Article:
Making A Difference – Power of song conveys at open mic night


The power of song is one tool Myra Gourley uses with residents at Sunrise Assisted Living in Alexandria, but her singing career doesnt stop there. When she visits Alzheimers and hospice patients at hospitals in Alexandria and Fairfax, her singing brings smiles to many faces, including her own. Its like youre giving them a gift, she said.

In addition to singing for seniors at Sunrise, she finds herself at open mic night at Tiffany Tavern on King Street, or with her band at The Salun in Georgetown. And soon she will be in front of thousands of people performing at the  Alzheimers Memory Walk on the Mall in D.C. for the Alzheimers Association.

Im lucky because I can justify singing with my day job, she said.

Her world at Sunrise collided with the open mic night many months ago after she got into a conversation with Mike Whalen, who was visiting his mother at Sunrise. Gourley mentioned singing for the residents, so Whalen invited her to sing at Tiffanys and it grew from there.

Every few weeks, Gourley gets up with the house musicians Whalen, Andy Nocero and Cindy Whalen to sing country and rock songs from the heart. She even tried out for the American Idol television spot at the State Theater in Falls Church, singing The Rising Sun, made famous by The Animals in the 1960s.

There were moments along the way that influenced her performing before for a crowd. As a child, she took classical guitar lessons, then branched out into singing but was sidetracked after a bad experience in sixth grade while singing a solo. I passed out in the middle of the song and hit my head, she said.

She also travels to other assisted living facilities in the area, singing and networking, and occasionally gets a wedding gig with her band, The Vic Chase Project.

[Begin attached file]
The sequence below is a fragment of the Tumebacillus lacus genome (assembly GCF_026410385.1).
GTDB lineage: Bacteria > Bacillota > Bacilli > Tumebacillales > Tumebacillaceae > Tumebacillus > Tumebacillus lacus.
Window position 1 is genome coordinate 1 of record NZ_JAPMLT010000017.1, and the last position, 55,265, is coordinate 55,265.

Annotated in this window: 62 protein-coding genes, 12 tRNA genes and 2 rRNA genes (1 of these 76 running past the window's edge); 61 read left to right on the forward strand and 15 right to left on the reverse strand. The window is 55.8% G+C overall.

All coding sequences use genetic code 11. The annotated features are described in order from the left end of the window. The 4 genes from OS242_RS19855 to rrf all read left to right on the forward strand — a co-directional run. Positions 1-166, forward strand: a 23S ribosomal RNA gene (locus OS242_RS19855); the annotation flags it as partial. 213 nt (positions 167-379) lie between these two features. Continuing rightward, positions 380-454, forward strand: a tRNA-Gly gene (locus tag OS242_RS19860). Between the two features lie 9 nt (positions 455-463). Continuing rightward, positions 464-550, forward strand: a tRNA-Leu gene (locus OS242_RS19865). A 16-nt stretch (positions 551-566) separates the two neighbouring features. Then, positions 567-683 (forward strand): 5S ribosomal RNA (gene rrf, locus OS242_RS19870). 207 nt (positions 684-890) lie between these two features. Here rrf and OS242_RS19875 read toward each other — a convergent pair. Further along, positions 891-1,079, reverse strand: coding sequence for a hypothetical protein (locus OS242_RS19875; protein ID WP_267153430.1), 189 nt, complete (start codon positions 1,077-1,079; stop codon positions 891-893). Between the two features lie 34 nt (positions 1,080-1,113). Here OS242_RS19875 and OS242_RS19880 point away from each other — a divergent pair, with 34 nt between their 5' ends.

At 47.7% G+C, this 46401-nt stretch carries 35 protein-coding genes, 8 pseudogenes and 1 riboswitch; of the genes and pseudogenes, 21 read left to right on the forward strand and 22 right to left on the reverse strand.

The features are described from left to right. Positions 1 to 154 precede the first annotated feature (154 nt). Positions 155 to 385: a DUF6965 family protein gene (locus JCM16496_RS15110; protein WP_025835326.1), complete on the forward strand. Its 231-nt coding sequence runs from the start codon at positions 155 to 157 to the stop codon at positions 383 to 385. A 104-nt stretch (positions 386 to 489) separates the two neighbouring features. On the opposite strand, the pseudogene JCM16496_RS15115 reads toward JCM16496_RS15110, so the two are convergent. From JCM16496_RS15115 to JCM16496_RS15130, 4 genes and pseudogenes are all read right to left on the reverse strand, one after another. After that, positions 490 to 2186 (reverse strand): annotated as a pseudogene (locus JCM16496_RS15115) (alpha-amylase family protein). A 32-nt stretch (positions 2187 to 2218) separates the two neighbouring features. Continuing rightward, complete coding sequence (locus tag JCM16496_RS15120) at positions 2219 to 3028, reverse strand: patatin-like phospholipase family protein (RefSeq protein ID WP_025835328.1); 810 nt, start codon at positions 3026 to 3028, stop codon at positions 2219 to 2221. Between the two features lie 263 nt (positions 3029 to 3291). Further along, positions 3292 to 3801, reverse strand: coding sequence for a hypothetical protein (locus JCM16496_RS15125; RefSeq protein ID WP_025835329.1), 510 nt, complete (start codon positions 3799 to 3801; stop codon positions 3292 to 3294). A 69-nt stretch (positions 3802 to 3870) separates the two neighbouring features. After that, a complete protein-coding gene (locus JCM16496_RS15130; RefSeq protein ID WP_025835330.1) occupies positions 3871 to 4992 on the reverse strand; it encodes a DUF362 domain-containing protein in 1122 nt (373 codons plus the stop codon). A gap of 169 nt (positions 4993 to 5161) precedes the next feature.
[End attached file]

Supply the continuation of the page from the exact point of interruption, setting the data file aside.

On stage
Gourley had no qualms on a recent Wednesday evening, standing up in front of a bar full of people at Tiffany Tavern with Whalen on guitar and Larry Tapper on harmonica. Nocero, the host at Tiffanys, has been running open mics around Alexandria for the past 30 years.

The purpose of this is it gives people an opportunity to learn a stage presence and the use of a microphone, he said. Hes seen guys come in with suits on, have a few beers with friends and the next thing, hes Elvis Presley, Nocero said.

Gourley did the same thing in Tiffanys one night after work and now she identifies herself loosely with a closet rock star. Shes just waiting to be discovered, said her friend Peter Robinson.

Tiffany owner Ted Karanikolas has had these get-togethers at the restaurant for 15 years and has heard all kinds of music. Most of the acts are very good, he said. Everybodys hoping to be a star.

There is nothing fancy about Tiffanys and thats part of the magic. Its a bar with tables to enjoy good food and a space in the front window for the musicians. Karanikolas just uses the music to attract people. Im against a cover charge, he said.

There are bluegrass acts at the well-known nightspot on the weekends as well.
Thats a perfect atmosphere for Gourley to practice her hobby. She does have a routine before getting up there, though. She gets tense and nervous, then sleepy, then she follows it with a hot cup of tea.

I have stage fright and it goes away once Im up in front of people, she said. She is looking forward to the Memory Walk performance.

I cant think of a more rewarding volunteer opportunity, she said.